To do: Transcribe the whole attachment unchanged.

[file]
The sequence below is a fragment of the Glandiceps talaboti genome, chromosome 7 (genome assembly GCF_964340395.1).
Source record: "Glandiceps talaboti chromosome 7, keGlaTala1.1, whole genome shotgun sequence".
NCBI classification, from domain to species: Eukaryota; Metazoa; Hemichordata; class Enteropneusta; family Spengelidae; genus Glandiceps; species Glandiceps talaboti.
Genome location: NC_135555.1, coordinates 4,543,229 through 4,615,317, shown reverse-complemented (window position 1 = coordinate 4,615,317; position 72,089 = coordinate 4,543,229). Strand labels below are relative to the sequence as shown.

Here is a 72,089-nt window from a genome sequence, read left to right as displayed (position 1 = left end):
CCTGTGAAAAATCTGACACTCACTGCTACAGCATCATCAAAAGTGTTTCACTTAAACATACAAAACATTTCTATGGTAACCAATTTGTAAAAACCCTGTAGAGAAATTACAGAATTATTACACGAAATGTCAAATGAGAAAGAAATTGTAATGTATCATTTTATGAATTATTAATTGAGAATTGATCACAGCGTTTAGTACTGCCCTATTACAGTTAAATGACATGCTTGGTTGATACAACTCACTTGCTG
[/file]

The sequence below is a fragment of the Glandiceps talaboti genome, chromosome 7 (genome assembly GCF_964340395.1).
Source record: "Glandiceps talaboti chromosome 7, keGlaTala1.1, whole genome shotgun sequence".
NCBI classification, from domain to species: Eukaryota; Metazoa; Hemichordata; class Enteropneusta; family Spengelidae; genus Glandiceps; species Glandiceps talaboti.
Genome location: NC_135555.1, coordinates 4,543,229 through 4,615,317, shown reverse-complemented (window position 1 = coordinate 4,615,317; position 72,089 = coordinate 4,543,229). Strand labels below are relative to the sequence as shown.

Here is a 72,089-nt window from a genome sequence, read left to right as displayed (position 1 = left end):
CCTGTGAAAAATCTGACACTCACTGCTACAGCATCATCAAAAGTGTTTCACTTAAACATACAAAACATTTCTATGGTAACCAATTTGTAAAAACCCTGTAGAGAAATTACAGAATTATTACACGAAATGTCAAATGAGAAAGAAATTGTAATGTATCATTTTATGAATTATTAATTGAGAATTGATCACAGCGTTTAGTACTGCCCTATTACAGTTAAATGACATGCTTGGTTGATACAACTCACTTGCTG